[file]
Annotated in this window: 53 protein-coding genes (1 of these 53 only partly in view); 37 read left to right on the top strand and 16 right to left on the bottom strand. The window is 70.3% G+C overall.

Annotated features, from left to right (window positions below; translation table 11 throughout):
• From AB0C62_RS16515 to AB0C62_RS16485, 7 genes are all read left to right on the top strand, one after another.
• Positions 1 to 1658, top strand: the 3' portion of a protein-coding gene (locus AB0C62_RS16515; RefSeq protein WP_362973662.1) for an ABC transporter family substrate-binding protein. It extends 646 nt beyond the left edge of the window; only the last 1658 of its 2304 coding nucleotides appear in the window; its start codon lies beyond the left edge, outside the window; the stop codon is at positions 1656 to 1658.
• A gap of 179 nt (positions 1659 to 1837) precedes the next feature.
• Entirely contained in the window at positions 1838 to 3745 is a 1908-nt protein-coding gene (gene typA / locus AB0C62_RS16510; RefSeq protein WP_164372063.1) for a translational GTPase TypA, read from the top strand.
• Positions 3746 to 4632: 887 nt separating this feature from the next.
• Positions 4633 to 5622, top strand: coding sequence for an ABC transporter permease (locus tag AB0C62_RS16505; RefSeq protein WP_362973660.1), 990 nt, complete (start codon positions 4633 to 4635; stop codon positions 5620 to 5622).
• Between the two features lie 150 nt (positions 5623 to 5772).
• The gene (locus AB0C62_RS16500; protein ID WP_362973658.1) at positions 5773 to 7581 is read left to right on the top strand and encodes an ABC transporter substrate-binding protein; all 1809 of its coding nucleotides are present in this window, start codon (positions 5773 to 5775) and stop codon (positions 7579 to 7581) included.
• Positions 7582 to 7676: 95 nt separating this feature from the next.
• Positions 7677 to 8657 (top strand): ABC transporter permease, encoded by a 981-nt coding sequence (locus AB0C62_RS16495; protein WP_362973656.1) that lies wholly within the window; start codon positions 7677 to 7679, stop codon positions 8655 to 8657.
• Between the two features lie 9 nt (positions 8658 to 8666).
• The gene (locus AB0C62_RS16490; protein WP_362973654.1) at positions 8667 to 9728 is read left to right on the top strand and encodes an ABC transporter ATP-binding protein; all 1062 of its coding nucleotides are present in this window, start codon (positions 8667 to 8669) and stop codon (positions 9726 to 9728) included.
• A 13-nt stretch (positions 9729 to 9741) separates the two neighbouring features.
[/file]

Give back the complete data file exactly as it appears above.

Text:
Annotated in this window: 53 protein-coding genes (1 of these 53 only partly in view); 37 read left to right on the top strand and 16 right to left on the bottom strand. The window is 70.3% G+C overall.

Annotated features, from left to right (window positions below; translation table 11 throughout):
• From AB0C62_RS16515 to AB0C62_RS16485, 7 genes are all read left to right on the top strand, one after another.
• Positions 1 to 1658, top strand: the 3' portion of a protein-coding gene (locus AB0C62_RS16515; RefSeq protein WP_362973662.1) for an ABC transporter family substrate-binding protein. It extends 646 nt beyond the left edge of the window; only the last 1658 of its 2304 coding nucleotides appear in the window; its start codon lies beyond the left edge, outside the window; the stop codon is at positions 1656 to 1658.
• A gap of 179 nt (positions 1659 to 1837) precedes the next feature.
• Entirely contained in the window at positions 1838 to 3745 is a 1908-nt protein-coding gene (gene typA / locus AB0C62_RS16510; RefSeq protein WP_164372063.1) for a translational GTPase TypA, read from the top strand.
• Positions 3746 to 4632: 887 nt separating this feature from the next.
• Positions 4633 to 5622, top strand: coding sequence for an ABC transporter permease (locus tag AB0C62_RS16505; RefSeq protein WP_362973660.1), 990 nt, complete (start codon positions 4633 to 4635; stop codon positions 5620 to 5622).
• Between the two features lie 150 nt (positions 5623 to 5772).
• The gene (locus AB0C62_RS16500; protein ID WP_362973658.1) at positions 5773 to 7581 is read left to right on the top strand and encodes an ABC transporter substrate-binding protein; all 1809 of its coding nucleotides are present in this window, start codon (positions 5773 to 5775) and stop codon (positions 7579 to 7581) included.
• Positions 7582 to 7676: 95 nt separating this feature from the next.
• Positions 7677 to 8657 (top strand): ABC transporter permease, encoded by a 981-nt coding sequence (locus AB0C62_RS16495; protein WP_362973656.1) that lies wholly within the window; start codon positions 7677 to 7679, stop codon positions 8655 to 8657.
• Between the two features lie 9 nt (positions 8658 to 8666).
• The gene (locus AB0C62_RS16490; protein WP_362973654.1) at positions 8667 to 9728 is read left to right on the top strand and encodes an ABC transporter ATP-binding protein; all 1062 of its coding nucleotides are present in this window, start codon (positions 8667 to 8669) and stop codon (positions 9726 to 9728) included.
• A 13-nt stretch (positions 9729 to 9741) separates the two neighbouring features.